Greg is a friend of mine and an ex-Air Cadet from the Squadron where I help out as staff. He was 19 and had been in Afghanistan for just over a month. Greg is a hero, just like every single man and woman who serves or has served in the Armed Forces. Every day these brave men and women put their lives on the line to protect our freedom and to protect the freedom of those who are unable to protect themselves from those who would seek to do them harm. Many of them are injured or killed doing this, including my friend and his comrades.A soldier seriously wounded in a roadside bomb blast in Afghanistan has told how he cheated death by a few inches.Coldstream Guard Greg Dunnings, 19, was part of a group of soldiers on patrol in Babaji, Helmand Province, when an improvised explosive device (IED) went off, injuring one of his colleagues.
Guardsman Dunnings, from Ribbleton, Preston, was ordered to help lift the stretcher carrying the injured soldier.
He was on the back left hand side of the stretcher when his sergeant, Acting Sgt John Amer, told him to swap sides.
Seconds later, Sgt Amer stood directly on a second IED, causing fatal injuries.
The soldier on the stretcher, who had lost his right foot in the first explosion, lost both his legs.
But, miraculously, despite standing just one foot away, Guardsman Dunnings was blown clear by the blast, as shrapnel ripped through his legs.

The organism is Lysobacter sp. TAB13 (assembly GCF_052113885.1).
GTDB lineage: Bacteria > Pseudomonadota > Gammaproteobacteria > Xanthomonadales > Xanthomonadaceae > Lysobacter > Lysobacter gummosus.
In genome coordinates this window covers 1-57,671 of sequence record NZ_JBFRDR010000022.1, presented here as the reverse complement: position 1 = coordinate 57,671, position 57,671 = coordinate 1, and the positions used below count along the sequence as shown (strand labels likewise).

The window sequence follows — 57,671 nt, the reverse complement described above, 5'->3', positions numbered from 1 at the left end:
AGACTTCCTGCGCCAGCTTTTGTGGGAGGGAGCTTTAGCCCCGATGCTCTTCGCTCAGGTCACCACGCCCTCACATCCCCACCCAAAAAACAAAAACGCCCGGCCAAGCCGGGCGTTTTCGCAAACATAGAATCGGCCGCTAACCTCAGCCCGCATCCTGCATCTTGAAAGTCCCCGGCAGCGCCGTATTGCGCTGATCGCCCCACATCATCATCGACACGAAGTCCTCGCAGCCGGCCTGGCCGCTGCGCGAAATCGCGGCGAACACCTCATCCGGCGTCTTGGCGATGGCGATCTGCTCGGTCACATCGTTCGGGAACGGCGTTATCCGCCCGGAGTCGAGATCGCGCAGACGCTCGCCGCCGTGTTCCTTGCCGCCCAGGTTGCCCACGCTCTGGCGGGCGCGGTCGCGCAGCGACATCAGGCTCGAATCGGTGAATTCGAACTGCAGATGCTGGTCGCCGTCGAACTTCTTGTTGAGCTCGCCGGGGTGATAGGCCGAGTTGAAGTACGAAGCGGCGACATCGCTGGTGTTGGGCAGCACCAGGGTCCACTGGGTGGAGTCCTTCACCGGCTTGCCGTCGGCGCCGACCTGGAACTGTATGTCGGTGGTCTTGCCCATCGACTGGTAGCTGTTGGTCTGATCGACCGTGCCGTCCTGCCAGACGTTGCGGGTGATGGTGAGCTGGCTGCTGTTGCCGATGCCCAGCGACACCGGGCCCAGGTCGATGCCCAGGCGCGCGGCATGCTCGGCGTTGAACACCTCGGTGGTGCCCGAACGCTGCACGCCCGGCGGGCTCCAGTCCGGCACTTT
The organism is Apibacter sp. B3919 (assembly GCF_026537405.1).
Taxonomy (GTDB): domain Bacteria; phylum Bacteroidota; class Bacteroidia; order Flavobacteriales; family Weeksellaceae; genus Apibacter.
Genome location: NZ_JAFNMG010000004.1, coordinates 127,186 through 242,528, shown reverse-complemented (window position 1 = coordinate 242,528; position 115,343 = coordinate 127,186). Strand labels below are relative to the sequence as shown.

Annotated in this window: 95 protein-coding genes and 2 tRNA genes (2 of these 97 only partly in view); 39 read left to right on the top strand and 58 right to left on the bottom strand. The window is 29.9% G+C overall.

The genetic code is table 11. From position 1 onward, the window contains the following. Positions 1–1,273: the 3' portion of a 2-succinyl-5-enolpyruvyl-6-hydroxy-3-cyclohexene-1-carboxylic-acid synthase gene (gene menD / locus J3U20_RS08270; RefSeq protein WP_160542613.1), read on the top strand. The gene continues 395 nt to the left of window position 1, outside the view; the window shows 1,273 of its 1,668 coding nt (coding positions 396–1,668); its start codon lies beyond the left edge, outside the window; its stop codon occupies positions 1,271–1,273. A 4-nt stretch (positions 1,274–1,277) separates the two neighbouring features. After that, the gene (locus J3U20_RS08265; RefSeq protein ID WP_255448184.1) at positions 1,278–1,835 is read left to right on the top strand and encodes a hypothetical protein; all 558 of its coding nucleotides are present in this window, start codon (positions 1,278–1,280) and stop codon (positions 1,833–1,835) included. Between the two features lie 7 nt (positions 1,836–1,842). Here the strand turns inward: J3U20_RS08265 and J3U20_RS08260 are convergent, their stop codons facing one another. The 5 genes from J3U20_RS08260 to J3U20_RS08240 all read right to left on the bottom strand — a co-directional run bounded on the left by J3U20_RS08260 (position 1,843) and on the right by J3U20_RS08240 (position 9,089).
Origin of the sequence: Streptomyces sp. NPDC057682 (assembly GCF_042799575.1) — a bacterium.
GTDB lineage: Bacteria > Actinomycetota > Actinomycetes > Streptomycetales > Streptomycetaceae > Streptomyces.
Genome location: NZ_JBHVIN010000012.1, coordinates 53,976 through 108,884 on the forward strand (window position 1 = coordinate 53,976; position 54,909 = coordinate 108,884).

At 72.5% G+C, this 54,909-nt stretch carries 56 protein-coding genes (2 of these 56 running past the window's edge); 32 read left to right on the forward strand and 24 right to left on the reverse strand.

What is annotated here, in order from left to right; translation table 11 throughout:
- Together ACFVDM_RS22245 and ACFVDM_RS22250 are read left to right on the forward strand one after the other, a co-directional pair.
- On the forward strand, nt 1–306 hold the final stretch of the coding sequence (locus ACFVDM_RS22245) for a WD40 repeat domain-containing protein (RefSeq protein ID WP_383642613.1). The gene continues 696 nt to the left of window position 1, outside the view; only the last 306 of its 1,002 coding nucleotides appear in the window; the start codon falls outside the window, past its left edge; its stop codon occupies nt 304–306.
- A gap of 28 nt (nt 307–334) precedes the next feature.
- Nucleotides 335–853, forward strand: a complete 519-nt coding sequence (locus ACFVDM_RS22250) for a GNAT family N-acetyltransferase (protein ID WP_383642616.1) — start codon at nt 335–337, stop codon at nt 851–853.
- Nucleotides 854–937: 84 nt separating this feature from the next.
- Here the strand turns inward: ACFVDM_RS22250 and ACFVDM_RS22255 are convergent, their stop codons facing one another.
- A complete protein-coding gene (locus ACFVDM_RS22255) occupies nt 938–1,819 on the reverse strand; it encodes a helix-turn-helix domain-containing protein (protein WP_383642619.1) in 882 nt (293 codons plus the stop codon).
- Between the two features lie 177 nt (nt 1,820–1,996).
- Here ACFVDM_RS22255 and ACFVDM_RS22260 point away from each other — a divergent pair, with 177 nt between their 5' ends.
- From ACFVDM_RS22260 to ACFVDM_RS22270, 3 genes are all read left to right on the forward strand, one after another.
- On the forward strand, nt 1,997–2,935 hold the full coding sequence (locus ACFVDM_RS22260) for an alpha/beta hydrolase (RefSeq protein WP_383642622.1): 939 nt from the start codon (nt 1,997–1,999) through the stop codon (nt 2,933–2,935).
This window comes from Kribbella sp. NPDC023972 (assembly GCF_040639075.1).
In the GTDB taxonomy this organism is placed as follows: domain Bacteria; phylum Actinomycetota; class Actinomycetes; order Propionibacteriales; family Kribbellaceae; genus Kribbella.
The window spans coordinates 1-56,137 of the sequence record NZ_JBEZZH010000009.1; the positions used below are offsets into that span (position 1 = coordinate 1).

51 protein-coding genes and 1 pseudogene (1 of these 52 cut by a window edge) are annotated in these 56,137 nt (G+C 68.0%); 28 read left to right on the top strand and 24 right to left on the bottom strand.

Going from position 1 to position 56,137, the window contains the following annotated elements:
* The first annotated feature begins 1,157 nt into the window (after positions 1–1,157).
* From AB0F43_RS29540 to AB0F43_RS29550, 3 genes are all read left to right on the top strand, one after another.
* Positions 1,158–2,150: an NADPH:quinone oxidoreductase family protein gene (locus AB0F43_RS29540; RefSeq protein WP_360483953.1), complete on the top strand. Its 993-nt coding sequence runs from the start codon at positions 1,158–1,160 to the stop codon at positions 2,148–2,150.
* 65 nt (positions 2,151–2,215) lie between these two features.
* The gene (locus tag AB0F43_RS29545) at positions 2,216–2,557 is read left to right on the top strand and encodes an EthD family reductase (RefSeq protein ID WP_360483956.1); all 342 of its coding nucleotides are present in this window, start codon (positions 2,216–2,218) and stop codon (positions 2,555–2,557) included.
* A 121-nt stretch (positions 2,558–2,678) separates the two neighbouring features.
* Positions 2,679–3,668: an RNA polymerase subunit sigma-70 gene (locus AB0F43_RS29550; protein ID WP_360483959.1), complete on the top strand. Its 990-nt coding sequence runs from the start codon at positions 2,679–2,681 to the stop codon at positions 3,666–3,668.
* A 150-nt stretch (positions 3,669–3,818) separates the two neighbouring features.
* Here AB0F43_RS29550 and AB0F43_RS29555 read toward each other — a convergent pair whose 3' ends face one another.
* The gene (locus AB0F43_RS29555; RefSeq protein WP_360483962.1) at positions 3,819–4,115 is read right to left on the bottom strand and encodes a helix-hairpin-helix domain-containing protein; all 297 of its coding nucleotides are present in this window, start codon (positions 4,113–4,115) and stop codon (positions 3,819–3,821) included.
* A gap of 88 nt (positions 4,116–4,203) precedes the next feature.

He recalled: "Instead of losing any limbs I was just blown backwards. (The medics) said they expected it to rip through me as well.
"I know how lucky I have been."
Guardsman Dunnings, who celebrated his 19th birthday just four days before the November 30 incident, was left with severe injuries to his legs, left hip and wrist. He was airlifted out by helicopter as the Taliban continued to fire at them and taken to Selly Oak Hospital in Birmingham on December 1. He underwent skin graft surgery on Tuesday as 30-year-old Sgt Amer's body was flown home to the UK.
During the Christmas season, while you are enjoying the holidays, eating your Christmas dinner, exchanging presents and generally having a good time, spare a thought for the men and women who are serving overseas, away from their families and friends. Think about the men who are risking their lives so that you have the freedom to enjoy Christmas, and think about the families of men like Sgt John Amer who will be spending this Christmas with an empty chair at the dinner table.
100 British service personnel have been killed in Afghanistan in 2009 and the total since the war started stands at 237. They aren't casualties - casualties are statistics. They are heroes, all of them. Whenever people rant and protest and call for the troops to be withdrawn, they should stop and think of these 237 people. The list of dead is also a list of 237 reasons why we need to stay and fight. To pull out would hand victory to the enemy, and that would be an insult to the memories of these brave men and women.
Remember them this Christmas, and be thankful that men like Greg are there to keep us safe. Without men like him and his comrades, the world would be a much more dangerous place.